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Date of Award

Spring 2012

Degree Name

Bachelor of Arts


International Studies--Asian Studies

First Advisor

Jeffery Bayliss

Second Advisor

Vijay Prashad

Third Advisor

Janet Bauer



Japanese shape shifting is the ability to transform into the appearance and even the lifestyle of another race but revert back to Japanese when desired. When I visited Japan for the first time during the summer of 2010, I was immediately captivated by the varieties of appearance. Japan is well known for being innovative in the fashion industry, but some styles I observed consisted of more than just trendy clothing and cute frills. I noticed that appearing as another ethnicity was also a form of fashion for some Japanese youth who, for example, sported blonde hair and blue eyes or brown skin and cornrows. Upon seeing this “stylish” race-play, I thought to myself, “Is what I’m seeing really just fashion, or is it something deeper? Do some Japanese young people truly wish to be of another race?” In this thesis, I attempt to answer these questions by examining modern and historical Japanese standards of beauty. Changes in culture, identity and appearance due to westernization, as well as the influence of hip-hop music in Japan are key factors in understanding Japanese shape shifting. The concept of modernity and imitation are recurrent themes used in describing Japanese fashion culture. What may be the most fascinating, however, is that some Japanese youth who participate in shape shifting believe dressing as another race is not an imitation, or offensive, but merely a “cool” form of self-expression.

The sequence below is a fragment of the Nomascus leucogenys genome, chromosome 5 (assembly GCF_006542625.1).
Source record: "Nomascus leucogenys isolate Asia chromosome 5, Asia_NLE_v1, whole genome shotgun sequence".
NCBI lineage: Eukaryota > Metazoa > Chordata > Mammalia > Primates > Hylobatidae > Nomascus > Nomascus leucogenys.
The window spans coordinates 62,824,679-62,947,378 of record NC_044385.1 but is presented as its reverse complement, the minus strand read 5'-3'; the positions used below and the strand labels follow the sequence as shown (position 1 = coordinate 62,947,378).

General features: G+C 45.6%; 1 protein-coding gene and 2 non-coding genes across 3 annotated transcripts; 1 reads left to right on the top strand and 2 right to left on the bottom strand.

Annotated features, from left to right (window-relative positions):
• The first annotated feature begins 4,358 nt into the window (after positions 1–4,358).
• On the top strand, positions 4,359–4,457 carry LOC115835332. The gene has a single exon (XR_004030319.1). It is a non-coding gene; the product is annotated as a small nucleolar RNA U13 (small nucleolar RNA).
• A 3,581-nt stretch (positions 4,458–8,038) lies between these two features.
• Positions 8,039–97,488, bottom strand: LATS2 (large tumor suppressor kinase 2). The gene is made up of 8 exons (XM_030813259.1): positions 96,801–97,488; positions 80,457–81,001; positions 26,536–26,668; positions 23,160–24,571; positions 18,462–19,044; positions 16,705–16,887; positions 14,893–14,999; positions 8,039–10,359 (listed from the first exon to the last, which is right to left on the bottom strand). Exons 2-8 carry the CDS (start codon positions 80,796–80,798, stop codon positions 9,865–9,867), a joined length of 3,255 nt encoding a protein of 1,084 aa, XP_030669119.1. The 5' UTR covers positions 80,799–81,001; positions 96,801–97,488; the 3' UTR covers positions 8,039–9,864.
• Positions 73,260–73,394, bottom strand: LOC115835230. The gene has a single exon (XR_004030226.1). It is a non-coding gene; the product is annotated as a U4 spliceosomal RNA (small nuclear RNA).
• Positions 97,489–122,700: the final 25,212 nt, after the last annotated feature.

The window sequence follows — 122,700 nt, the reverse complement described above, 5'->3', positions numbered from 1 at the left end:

Senior thesis completed at Trinity College for the degree of Bachelor of Arts in International Studies. Accessible to members of the Trinity community only.